You’ve had a meeting or two with your dream client. They’re engaged, and you have developed an excellent understanding of their needs. At the end of your last meeting, they asked you to send them pricing and a proposal and told you they’d have a meeting with you in two weeks after they’ve had a chance to review what you send them.
The chirping you hear are the crickets that the Gods of Sales have sent as a plague against your pipeline, a punishment for your ceding control of the process and failing your dream client (you have left them alone to figure things out for themselves). You are now chasing them, a desperate stalker begging for a meeting.
If you are going to argue for a meeting, you want to do it while you are in a meeting. Waiting and chasing does nothing to improve your odds.
Who Leads This Dance?
In a choice between you leading your client through the process of making a decision to change or allowing them to lead, the responsibility to lead belongs to you. You can, no doubt, collaborate and bring your client into that process with you, improving their buy-in and both of your results. Or you can allow them to lead, even though they lack your knowledge and experience.
Your dream client buys what you sell infrequently and for a single company. You frequently sell your solution and help many different people and lots of different companies, giving you a distinct advantage in situational knowledge. You know what works when it works and when it doesn’t, and why you might do one thing instead of something else.
If someone should be leading, it should be you. It’s your responsibility, even if your dream client is trying to drive. There is a reason we call what we do “selling.” You have to sell a meeting, then you sell the process (a series of other meetings and commitments), and then you sell your solution.
The Time to Sell a Meeting Is Before You Lose Control
The time to sell the meeting is before you lose control of the process. The time to sell the process is when you are sitting across from your contacts. If you are going to trade value (an idea you will find in The Lost Art of Closing: Winning the 10 Commitments That Drive Sales), your rationale for the meeting and what your dream client gains by saying yes, is before your contact tries to take control of the process. You recommend the next steps and share how it benefits your client.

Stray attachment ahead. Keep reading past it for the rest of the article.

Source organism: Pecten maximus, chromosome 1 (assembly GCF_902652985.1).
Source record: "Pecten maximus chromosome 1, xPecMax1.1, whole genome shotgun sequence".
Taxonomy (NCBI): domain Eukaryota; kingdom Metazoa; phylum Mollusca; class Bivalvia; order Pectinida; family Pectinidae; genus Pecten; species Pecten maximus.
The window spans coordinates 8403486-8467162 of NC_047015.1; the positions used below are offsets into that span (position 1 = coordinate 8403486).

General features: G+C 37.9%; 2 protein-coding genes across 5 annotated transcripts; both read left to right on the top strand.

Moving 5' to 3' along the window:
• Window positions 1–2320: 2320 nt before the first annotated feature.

If you miss the window and your contact tries to take control of the process (something they may not even be aware they are doing), you have to try to take it back by arguing your case for a meeting (without being argumentative, but by being a combative diplomat).
You gain nothing by ceding control. You leave your dream client in a worse position, knowing they cannot answer their questions or resolve their concerns. They are also unlikely to be able to answer questions from their peers, and you should not expect them to sell the deal for you. You do, however, have a lot to lose.
Losing Without a Fight
There is a difference between being likable and needing to be liked. It is helpful to be likable, the kind of person people with whom people want to do business. Being smart and likable is an excellent combination. What is not helpful is needing to be liked, which means “conflict-averse,” unwilling to have difficult conversations when that is what is required. Being smart isn’t enough to make up for an unwillingness to engage in the conversation about what comes next.
Look, you are going to leave some meetings without another meeting securely locked on your client’s calendar. However, there is no reason to give up without making a strong case for doing what you know to be right and preventing your dream client from skipping steps and avoiding the conversations they need to have to get what they want in the future. You gain nothing by giving up and giving in without giving your best effort in securing the next meeting.
A Greater Challenge Later
It’s no more comfortable having the conversation about what your dream client needs to do later, after time has gone by and you have spent months chasing them across time and space, both of you older and neither of you any wiser. Arguing your case with your dream client’s voice mail isn’t wildly effective, nor is making your case over email, where your note will quickly slip off the screen and forgotten.
There is no scenario where waiting to have this conversation makes it easier for you to gain the commitment you need. It may, however, make it more difficult after your contacts have had conversations without you present to help them.
If you have a choice between doing what is right and doing what is easy, do what is right. Doing what seems easy makes things more difficult in the long run.
Trade enough value that you deserve a yes, and then ask. If you don’t get a yes, restate the value and ask again.
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Filed under: Sales